In most places, it has been more than a week since schools have been closed, and we have been asked to “stay home,” due to the coronavirus outbreak. As a mom, I know how difficult this all can be on you and your kids.
Here are some tips on how to best deal with kids at home in “corona quarantine.”
First of all, before we get into some at-home activities to keep you and the young ones from going completely bonkers, here are some reminders of how to talk to your kids about the outbreak.
You may not see it, but you have to realize that right now since kids can’t run up and hug their grandparents, or see their friends and teachers at school every day, that is going to inevitably take an emotional toll.
Dr. Roya Ijadi-Maghsoodi, a child psychiatrist and UCLA suggests “setting up Facetime dates, phone calls, talking about the other kids they’re friends with, looking at pictures, or drawing something to send their friend, or grandma and grandpa.”
She goes on to say that the best thing you can do right now is to, “validate your children’s feelings by acknowledging that it’s hard not to see their grandparents or other loved ones. Explain in an age-appropriate way that we’re taking these measures so that people don’t get sick.” And she says to really emphasize that, “While we are not sure how long this will last, it is temporary.”
How to Best Keep Your Kids Occupied During the Corona Outbreak
Teachers and child psychologists like Ijadi-Maghsoodi, say that the best way to both allays your children’s fears about the virus, and also keep them occupied while stuck at home is to create and stick to a routine.
The best way to do that is to emulate the same routine they had at school. Try to wake them up the same time they would get up for school, and arrange the day into the same kinds of “periods,” breaks, and recess, as they would have during a normal school day.
Author Susie Allison is a former teacher and mom of three. She suggests that you use – school as the framework and honor what had been your child’s routine:
- When are they used to having breakfast? Snack? Lunch?
- When is recess?
- Break the day into small chunks much like school does with subjects.
- If your child has assigned schoolwork, do they work best in the morning or afternoon?
She goes on to say that “Once you’ve mapped out times for things like food and school assignments, you’re ready to fill in the rest of the day, and actually carving out time for dedicated child-led play, which is huge for kids. When a child is imagining, creating, building or inventing, they are doing some serious learning. In your new daily schedule, have a few 15- to 30-minute blocks (more or less time depending on your child’s age and play development) of dedicated child-led play.”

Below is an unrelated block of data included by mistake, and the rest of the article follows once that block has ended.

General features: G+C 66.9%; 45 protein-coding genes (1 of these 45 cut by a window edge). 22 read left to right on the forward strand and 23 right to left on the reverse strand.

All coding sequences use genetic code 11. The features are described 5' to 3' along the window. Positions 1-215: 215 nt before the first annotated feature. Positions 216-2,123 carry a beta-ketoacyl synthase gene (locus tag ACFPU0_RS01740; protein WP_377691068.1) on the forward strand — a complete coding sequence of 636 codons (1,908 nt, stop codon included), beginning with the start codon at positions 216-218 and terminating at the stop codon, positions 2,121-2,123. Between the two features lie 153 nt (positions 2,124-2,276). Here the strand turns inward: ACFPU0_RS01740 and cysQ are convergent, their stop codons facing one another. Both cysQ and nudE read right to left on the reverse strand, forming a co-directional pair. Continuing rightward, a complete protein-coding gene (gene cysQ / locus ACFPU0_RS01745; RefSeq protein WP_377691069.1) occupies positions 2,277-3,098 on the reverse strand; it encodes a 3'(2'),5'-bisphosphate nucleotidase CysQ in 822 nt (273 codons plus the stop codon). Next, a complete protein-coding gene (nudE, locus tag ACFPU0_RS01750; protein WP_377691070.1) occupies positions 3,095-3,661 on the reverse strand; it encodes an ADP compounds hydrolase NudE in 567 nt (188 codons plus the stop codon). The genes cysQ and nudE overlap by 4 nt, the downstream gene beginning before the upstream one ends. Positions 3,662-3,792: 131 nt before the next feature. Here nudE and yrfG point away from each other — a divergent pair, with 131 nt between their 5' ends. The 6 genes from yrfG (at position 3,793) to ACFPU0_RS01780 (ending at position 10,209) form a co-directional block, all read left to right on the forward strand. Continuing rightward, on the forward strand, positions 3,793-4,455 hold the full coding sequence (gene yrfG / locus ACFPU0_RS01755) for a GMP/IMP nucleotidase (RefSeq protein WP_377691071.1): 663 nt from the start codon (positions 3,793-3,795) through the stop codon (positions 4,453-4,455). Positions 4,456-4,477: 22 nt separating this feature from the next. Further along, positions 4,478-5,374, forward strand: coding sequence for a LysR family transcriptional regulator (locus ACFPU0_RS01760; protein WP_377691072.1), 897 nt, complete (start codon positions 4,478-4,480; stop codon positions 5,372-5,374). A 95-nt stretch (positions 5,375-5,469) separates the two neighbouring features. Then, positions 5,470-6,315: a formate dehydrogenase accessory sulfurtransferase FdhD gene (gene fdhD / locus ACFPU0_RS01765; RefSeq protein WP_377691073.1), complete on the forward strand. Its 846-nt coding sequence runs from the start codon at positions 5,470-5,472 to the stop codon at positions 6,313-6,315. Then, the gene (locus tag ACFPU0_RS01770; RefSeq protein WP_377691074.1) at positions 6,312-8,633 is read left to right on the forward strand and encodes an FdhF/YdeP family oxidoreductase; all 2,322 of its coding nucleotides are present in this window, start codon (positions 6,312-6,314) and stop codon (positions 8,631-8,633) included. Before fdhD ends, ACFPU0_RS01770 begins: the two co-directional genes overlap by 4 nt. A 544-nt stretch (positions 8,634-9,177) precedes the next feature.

As for “screen time,” especially for older kids, that should be allowed, particularly as it may be the only way for social craving teens to be in touch with their friends. However, Allison says that too, needs to be scheduled and regulated.
She says in order to keep your kids from “over-indulging” on screens:
- Make screen time predictable: have a set time in the schedule so children know when to expect screen time (like while you make breakfast or before nap time) and for how long.
- Turn it off: Follow through when the scheduled time for screens is over, and don’t leave the TV on as background noise. If the house feels too quiet, turn on some music instead.
- Outside of the scheduled time block, only use screens when you (the parent) chooses it because you need it. Save screens for big moments, like when you have a conference call or dinner prep isn’t going well.
In addition, of course, make plenty of time for reading, and outdoor activities — as long as they are allowed by your particular community — such as hikes, bike rides, swimming, and nature walks.
Good luck, stay safe, wash your hands, do not touch your face – and STAY HOME!
Do you have any other “corona quarantine” tips you would like to share? Please reply using the comments below!